Peter Parcek 3 mixes it up at Strange Brew
Friday, January 4, 2013
By GEORGE PELLETIER
Boston-based blues guitarist and vocalist Peter Parcek returns to Manchester’s Strange Brew Tavern on Tuesday, Jan. 8, with bassist Joe Klompus and drummer Richard Malcolm.
Parcek said he’s shooting for a high goal.
“To play music that is influenced heavily by the blues masters but try to put my own soul and spin on it, and writing a lot of original songs which I hope both respect the tradition and carry it into the future,” he said.
He cites Strange Brew owner Mitch Sawaya as an edifying force.
“I’ve been playing for Mitch at Strange Brew and House of Brews in Haverhill for years and years. He’s a dear friend and incredible supporter of live music which if you look around, there are fewer and fewer clubs supporting live music,” he said.
Sawaya owns the club, and books the music.
“He’s an inspiration,” Parcek said. “He’s given me a place not just to play music, but to try out news songs and instrumentation, and essentially to take chances - not a lot of clubs are willing to do that. He’s encouraging me to be original.”
With fewer live venues to perform, Parcek calls himself, “lucky.”
“I’ve got an every other week residency on a Tuesday,” he said. “And you might say, ‘Tuesday? That’s not much of a night.’ But at Strange Brew it’s a great night. It’s really weird. Anywhere that I might play in Boston on a Tuesday, it’s not that desirable. In Manchester, Tuesday is a pretty darn good night. It’s pretty packed most of the time and when we play there and hopefully we’re making new friends with the music.”
The Peter Parcek trio rounds out his singular sound.
“I have a trio for a couple of reasons,” Parcek said. “One, it’s purely economic. It’s harder and harder to carry a bigger band with the finances of the blues community and at least for me, I think you have to break a certain level, a threshold where you can really afford to carry a bigger band. And also, I really like the space in a trio. It’s almost like that’s the fourth member.”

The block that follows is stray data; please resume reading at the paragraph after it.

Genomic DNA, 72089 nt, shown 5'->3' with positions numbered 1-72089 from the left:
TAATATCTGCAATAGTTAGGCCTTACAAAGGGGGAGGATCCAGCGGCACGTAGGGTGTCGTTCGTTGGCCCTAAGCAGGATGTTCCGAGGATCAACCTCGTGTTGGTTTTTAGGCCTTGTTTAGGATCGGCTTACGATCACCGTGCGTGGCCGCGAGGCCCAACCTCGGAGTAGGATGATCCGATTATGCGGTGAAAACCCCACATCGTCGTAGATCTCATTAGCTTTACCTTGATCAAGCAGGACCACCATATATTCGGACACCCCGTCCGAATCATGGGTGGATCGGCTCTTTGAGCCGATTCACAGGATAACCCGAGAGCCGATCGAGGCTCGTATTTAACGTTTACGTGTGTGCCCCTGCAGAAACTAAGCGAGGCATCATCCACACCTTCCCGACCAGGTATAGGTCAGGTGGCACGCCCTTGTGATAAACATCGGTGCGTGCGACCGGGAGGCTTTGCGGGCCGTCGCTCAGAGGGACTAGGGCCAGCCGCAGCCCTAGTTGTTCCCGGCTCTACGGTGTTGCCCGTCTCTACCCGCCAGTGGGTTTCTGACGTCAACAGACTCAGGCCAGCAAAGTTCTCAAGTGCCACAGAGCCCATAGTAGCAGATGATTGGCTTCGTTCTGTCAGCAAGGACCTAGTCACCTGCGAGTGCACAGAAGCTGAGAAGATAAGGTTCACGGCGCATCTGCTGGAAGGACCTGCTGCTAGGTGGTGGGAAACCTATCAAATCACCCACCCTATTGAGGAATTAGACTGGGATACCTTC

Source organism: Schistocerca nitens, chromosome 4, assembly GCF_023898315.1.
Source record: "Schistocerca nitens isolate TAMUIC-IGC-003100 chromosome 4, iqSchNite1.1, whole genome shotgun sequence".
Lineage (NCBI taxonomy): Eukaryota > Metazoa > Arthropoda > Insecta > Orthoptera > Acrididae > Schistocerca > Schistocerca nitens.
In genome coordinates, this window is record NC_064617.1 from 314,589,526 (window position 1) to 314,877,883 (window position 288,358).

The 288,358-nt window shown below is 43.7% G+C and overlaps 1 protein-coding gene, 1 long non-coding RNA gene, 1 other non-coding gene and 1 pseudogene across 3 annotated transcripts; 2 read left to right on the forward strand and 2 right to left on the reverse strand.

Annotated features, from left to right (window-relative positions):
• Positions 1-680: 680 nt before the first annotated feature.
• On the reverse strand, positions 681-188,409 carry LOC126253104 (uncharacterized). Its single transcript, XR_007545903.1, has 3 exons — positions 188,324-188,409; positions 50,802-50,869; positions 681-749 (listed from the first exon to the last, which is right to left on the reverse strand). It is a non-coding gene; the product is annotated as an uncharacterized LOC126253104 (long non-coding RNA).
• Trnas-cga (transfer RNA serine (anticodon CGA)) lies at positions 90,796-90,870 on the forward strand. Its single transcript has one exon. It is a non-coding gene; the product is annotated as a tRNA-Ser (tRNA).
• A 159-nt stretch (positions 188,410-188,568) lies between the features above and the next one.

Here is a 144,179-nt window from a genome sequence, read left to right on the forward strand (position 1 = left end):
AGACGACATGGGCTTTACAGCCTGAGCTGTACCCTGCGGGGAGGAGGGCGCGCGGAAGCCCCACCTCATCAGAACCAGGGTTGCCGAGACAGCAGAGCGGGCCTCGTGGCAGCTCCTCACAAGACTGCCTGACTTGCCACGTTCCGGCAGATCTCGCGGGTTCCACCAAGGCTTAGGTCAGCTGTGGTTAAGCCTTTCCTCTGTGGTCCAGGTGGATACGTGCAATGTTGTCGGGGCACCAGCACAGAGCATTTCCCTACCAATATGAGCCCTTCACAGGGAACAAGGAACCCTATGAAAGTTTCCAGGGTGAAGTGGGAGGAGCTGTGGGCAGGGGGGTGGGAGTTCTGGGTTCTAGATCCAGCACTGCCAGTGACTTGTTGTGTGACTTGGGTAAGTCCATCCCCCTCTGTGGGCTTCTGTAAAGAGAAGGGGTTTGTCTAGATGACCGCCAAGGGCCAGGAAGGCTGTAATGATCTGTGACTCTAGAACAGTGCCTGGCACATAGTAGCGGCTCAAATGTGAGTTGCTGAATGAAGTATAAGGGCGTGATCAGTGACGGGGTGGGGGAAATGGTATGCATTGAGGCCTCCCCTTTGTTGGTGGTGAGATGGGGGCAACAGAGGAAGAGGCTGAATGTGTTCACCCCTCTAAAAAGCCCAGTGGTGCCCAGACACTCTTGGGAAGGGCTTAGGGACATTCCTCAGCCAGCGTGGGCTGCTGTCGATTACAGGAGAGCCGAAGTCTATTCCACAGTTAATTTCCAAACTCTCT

Parcek calls Klompus, “a great bass player and a great guy.”
“I also call him my enabler, because he sends me too many links to guitars and amps that I want,” Parcek said, with a laugh. Malcolm, his drummer, used to play with Luther “Guitar Junior” Johnson.
Parcek said it’s hard to decide which he enjoys more- recording or performing.
“That’s a great question. I love playing live because there are things that happen live, surprises. I’m an improviser. I don’t work out my solos in advance. For me, the thrill and the fun is finding something new,” he said.
He said he still practices everyday but when playing on stage, “you’re improvising, you’re also developing, you’re growing. It’s funny because people say, ‘how old are you?’ And I tell them and they go, ‘you don’t look anywhere near that.’”
Part of the secret, he said, is learning something new every day.
“I think it was Buddy Guy who said, ‘Bending a string keeps you young.’”
With regard to influences, Parcek’s list reads like a veritable who’s who.
“My list is extremely long,” he said. “There are stylistic segments of it. I love to listen to and learn from Son House, Fred McDowell and Robert Johnson, Tommy Johnson, Blind Willie Johnson, Skip James, but I also like to learn from Django Reinhardt and Charlie Christian, Grant Green, and George Benson. And I like to learn from all the Kings: B.B., Albert, Freddie, Earl. Albert Collins and Jimi Hendrix.
“I’m a hybrid. I’m half Polish and half Sicilian, and my music is a hybrid. Now that’s great and I love it and it’s true for me, but what’s a little tricky is sometimes when you get into genres that are revered, like the blues, audiences want it pure. And I’m not pure, I’m a mixture. I always mix it up.”
Strange Brew Tavern is at 88 Market St. in Manchester. For tickets, and 21 and older show time, call 666-4292.